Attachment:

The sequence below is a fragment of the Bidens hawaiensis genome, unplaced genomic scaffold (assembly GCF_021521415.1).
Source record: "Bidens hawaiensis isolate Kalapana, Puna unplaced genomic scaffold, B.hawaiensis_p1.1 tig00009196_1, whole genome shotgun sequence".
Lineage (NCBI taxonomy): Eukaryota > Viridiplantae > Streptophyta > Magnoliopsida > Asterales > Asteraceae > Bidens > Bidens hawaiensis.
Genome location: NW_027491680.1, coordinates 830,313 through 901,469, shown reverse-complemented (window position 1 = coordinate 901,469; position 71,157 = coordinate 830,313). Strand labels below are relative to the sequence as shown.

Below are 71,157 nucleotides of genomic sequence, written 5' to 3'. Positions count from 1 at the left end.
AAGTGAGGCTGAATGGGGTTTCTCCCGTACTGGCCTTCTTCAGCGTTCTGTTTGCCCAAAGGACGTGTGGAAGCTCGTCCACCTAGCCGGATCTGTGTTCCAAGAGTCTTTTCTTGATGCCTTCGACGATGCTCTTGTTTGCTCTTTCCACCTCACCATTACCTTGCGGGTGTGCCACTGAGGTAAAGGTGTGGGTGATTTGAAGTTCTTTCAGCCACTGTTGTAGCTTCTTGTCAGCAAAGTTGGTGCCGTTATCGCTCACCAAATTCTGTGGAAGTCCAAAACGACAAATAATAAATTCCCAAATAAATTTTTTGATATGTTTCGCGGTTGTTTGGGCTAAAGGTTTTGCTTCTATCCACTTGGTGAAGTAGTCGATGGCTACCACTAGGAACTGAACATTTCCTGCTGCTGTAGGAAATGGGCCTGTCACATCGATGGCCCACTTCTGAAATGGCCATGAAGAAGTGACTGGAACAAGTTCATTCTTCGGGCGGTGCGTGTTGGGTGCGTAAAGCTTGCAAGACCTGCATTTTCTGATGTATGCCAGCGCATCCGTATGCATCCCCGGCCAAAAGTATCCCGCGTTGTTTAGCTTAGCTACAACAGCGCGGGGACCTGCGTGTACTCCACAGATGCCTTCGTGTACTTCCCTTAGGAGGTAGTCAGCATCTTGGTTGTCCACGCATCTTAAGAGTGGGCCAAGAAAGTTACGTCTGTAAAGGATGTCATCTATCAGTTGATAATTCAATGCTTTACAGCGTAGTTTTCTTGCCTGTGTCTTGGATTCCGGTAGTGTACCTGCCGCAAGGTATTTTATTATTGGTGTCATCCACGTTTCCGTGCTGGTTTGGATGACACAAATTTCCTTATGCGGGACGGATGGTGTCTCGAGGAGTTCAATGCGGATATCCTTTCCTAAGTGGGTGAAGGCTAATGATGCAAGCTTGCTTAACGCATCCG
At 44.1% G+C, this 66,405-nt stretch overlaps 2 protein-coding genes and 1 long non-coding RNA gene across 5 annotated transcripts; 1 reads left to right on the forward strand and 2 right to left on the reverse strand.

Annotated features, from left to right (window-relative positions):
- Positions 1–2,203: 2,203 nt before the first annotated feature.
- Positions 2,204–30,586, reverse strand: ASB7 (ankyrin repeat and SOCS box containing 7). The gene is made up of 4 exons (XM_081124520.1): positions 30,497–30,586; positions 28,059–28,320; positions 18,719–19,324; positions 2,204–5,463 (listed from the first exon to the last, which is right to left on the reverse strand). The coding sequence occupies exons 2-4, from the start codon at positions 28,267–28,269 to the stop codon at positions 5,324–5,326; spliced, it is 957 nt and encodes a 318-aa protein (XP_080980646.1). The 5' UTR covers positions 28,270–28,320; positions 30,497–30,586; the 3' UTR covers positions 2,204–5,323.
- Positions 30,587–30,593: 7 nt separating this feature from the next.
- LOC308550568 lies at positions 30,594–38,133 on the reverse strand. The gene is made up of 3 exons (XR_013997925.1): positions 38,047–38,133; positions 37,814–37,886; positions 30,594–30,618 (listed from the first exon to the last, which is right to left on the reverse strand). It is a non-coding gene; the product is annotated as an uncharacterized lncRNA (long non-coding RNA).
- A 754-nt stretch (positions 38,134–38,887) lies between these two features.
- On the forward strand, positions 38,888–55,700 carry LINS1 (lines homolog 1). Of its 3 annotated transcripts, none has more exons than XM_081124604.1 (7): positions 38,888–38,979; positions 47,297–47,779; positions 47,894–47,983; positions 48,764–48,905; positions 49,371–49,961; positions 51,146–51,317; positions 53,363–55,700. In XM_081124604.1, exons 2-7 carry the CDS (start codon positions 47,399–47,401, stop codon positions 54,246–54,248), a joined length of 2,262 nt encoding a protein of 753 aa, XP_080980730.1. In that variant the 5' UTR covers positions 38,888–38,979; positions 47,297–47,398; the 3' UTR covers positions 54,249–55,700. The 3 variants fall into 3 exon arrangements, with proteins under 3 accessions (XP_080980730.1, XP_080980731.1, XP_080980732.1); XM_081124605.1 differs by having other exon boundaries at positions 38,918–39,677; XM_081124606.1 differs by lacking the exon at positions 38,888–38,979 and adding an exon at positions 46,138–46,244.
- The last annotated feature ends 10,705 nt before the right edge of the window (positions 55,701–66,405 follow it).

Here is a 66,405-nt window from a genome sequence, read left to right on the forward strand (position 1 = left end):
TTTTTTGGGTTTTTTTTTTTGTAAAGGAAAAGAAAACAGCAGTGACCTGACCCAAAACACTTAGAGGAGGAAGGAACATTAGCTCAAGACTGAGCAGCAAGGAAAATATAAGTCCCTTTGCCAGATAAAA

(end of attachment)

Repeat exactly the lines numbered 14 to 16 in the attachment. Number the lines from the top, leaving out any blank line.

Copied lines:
- On the forward strand, positions 38,888–55,700 carry LINS1 (lines homolog 1). Of its 3 annotated transcripts, none has more exons than XM_081124604.1 (7): positions 38,888–38,979; positions 47,297–47,779; positions 47,894–47,983; positions 48,764–48,905; positions 49,371–49,961; positions 51,146–51,317; positions 53,363–55,700. In XM_081124604.1, exons 2-7 carry the CDS (start codon positions 47,399–47,401, stop codon positions 54,246–54,248), a joined length of 2,262 nt encoding a protein of 753 aa, XP_080980730.1. In that variant the 5' UTR covers positions 38,888–38,979; positions 47,297–47,398; the 3' UTR covers positions 54,249–55,700. The 3 variants fall into 3 exon arrangements, with proteins under 3 accessions (XP_080980730.1, XP_080980731.1, XP_080980732.1); XM_081124605.1 differs by having other exon boundaries at positions 38,918–39,677; XM_081124606.1 differs by lacking the exon at positions 38,888–38,979 and adding an exon at positions 46,138–46,244.
- The last annotated feature ends 10,705 nt before the right edge of the window (positions 55,701–66,405 follow it).

Here is a 66,405-nt window from a genome sequence, read left to right on the forward strand (position 1 = left end):